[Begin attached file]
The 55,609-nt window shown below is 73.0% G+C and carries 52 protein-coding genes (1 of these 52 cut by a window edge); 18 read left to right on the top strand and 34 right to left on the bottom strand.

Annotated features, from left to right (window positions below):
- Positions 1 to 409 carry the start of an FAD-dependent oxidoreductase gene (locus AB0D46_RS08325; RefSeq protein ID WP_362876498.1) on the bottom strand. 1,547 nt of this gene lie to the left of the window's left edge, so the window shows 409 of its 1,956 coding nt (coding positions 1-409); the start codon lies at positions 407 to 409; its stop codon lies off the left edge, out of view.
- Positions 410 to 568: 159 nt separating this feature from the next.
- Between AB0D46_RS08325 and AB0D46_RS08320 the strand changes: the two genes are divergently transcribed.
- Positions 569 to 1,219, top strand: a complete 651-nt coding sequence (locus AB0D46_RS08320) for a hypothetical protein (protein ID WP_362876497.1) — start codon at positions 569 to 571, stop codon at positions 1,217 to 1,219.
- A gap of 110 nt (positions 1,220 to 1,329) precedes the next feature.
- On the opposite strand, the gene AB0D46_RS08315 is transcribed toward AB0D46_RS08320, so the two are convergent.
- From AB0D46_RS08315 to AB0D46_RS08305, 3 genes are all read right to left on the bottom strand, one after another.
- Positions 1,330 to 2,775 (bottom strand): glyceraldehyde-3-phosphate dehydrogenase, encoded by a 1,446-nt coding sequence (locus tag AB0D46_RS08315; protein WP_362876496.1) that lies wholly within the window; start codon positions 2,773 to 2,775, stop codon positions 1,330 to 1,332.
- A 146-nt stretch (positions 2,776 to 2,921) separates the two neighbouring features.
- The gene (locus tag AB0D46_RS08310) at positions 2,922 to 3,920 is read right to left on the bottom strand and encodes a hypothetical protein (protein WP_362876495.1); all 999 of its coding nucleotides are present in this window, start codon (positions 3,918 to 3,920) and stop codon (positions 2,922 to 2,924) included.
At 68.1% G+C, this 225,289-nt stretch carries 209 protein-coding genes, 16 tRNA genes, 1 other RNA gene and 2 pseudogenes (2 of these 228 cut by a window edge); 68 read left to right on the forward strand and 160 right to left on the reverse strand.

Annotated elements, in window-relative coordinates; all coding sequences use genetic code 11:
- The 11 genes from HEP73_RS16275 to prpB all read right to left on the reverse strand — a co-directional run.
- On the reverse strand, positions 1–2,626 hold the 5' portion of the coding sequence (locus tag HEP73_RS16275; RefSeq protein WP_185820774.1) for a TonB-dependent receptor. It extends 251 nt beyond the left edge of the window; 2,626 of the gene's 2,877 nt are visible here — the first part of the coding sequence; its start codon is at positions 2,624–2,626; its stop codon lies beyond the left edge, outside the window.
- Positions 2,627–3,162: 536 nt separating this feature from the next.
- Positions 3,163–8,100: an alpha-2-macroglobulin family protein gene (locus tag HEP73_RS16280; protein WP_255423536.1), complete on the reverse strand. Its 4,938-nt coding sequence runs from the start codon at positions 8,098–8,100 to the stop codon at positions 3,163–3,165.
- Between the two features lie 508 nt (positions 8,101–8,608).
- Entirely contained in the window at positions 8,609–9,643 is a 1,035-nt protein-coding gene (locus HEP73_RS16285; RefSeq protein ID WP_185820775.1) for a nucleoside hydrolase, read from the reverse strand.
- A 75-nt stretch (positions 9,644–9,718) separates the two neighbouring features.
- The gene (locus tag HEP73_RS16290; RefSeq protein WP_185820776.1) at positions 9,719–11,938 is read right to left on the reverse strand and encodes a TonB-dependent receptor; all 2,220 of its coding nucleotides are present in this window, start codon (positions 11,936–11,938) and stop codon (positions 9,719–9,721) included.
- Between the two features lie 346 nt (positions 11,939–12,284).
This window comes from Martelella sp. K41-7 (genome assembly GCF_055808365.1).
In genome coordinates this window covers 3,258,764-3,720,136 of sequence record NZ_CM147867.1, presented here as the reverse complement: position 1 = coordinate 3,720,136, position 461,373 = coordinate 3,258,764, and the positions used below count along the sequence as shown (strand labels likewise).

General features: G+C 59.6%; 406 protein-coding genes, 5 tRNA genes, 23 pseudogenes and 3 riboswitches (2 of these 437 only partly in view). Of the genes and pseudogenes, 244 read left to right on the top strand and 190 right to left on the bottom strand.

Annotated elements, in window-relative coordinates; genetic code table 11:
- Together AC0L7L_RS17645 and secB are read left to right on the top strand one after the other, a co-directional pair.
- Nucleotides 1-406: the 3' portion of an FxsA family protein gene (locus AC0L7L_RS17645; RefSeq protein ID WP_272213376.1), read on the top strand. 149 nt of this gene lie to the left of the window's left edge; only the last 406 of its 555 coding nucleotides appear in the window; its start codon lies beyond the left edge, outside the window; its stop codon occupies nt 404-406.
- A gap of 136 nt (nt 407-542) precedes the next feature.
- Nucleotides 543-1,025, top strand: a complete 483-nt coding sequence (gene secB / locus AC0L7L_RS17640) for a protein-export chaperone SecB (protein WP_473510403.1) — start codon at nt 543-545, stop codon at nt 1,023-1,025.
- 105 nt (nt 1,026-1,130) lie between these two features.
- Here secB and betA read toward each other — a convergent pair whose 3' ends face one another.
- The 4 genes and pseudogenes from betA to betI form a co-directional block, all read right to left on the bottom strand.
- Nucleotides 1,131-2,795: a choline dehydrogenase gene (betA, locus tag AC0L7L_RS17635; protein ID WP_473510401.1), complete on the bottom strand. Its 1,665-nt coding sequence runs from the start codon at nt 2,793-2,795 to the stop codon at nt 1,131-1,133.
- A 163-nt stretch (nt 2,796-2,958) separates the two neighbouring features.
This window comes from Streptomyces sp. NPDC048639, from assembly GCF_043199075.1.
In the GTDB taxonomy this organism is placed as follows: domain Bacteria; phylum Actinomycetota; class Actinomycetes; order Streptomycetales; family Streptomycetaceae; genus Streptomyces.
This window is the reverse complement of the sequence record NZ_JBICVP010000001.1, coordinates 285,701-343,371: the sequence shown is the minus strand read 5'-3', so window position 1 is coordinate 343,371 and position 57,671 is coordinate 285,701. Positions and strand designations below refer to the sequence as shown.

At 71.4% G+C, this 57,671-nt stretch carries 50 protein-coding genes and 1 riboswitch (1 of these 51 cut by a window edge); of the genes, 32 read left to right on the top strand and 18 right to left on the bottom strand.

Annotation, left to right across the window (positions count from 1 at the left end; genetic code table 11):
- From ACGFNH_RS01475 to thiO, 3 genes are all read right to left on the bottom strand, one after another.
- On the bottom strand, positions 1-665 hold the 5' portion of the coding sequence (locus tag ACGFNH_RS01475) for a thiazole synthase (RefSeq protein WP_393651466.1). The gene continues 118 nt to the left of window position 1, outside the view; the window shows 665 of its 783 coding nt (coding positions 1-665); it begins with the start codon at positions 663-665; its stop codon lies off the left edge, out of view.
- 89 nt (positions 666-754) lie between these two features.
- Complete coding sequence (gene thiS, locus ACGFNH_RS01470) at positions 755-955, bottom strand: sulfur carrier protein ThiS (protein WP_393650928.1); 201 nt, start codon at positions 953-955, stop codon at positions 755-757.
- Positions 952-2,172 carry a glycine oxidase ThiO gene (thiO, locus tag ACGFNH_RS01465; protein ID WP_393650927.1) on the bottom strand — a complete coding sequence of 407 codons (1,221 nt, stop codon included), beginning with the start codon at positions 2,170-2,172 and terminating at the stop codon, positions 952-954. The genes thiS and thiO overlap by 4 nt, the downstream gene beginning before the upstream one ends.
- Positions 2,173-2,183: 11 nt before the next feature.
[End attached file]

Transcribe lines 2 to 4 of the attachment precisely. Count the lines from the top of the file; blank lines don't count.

Annotated features, from left to right (window positions below):
- Positions 1 to 409 carry the start of an FAD-dependent oxidoreductase gene (locus AB0D46_RS08325; RefSeq protein ID WP_362876498.1) on the bottom strand. 1,547 nt of this gene lie to the left of the window's left edge, so the window shows 409 of its 1,956 coding nt (coding positions 1-409); the start codon lies at positions 407 to 409; its stop codon lies off the left edge, out of view.
- Positions 410 to 568: 159 nt separating this feature from the next.